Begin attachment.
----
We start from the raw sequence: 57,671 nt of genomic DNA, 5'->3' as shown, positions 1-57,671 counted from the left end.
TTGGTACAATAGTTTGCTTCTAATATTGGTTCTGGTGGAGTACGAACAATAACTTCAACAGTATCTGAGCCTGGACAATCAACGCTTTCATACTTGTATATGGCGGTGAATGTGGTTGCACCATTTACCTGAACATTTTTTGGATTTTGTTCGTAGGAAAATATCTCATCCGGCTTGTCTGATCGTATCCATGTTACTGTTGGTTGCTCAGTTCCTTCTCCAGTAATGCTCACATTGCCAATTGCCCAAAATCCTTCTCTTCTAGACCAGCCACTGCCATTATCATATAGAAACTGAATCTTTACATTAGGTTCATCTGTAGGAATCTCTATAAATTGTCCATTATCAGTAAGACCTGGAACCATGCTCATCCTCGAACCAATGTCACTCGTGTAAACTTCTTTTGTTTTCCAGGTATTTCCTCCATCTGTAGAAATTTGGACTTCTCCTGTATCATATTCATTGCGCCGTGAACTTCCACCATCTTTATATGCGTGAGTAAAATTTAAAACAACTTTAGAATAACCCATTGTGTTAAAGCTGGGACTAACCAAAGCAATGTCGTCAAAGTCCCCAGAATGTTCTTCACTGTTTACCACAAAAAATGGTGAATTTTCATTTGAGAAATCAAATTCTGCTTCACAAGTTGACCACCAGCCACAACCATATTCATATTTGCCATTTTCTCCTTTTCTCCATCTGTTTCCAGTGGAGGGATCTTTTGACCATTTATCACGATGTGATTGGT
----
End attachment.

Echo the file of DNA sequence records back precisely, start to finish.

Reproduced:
We start from the raw sequence: 57,671 nt of genomic DNA, 5'->3' as shown, positions 1-57,671 counted from the left end.
TTGGTACAATAGTTTGCTTCTAATATTGGTTCTGGTGGAGTACGAACAATAACTTCAACAGTATCTGAGCCTGGACAATCAACGCTTTCATACTTGTATATGGCGGTGAATGTGGTTGCACCATTTACCTGAACATTTTTTGGATTTTGTTCGTAGGAAAATATCTCATCCGGCTTGTCTGATCGTATCCATGTTACTGTTGGTTGCTCAGTTCCTTCTCCAGTAATGCTCACATTGCCAATTGCCCAAAATCCTTCTCTTCTAGACCAGCCACTGCCATTATCATATAGAAACTGAATCTTTACATTAGGTTCATCTGTAGGAATCTCTATAAATTGTCCATTATCAGTAAGACCTGGAACCATGCTCATCCTCGAACCAATGTCACTCGTGTAAACTTCTTTTGTTTTCCAGGTATTTCCTCCATCTGTAGAAATTTGGACTTCTCCTGTATCATATTCATTGCGCCGTGAACTTCCACCATCTTTATATGCGTGAGTAAAATTTAAAACAACTTTAGAATAACCCATTGTGTTAAAGCTGGGACTAACCAAAGCAATGTCGTCAAAGTCCCCAGAATGTTCTTCACTGTTTACCACAAAAAATGGTGAATTTTCATTTGAGAAATCAAATTCTGCTTCACAAGTTGACCACCAGCCACAACCATATTCATATTTGCCATTTTCTCCTTTTCTCCATCTGTTTCCAGTGGAGGGATCTTTTGACCATTTATCACGATGTGATTGGT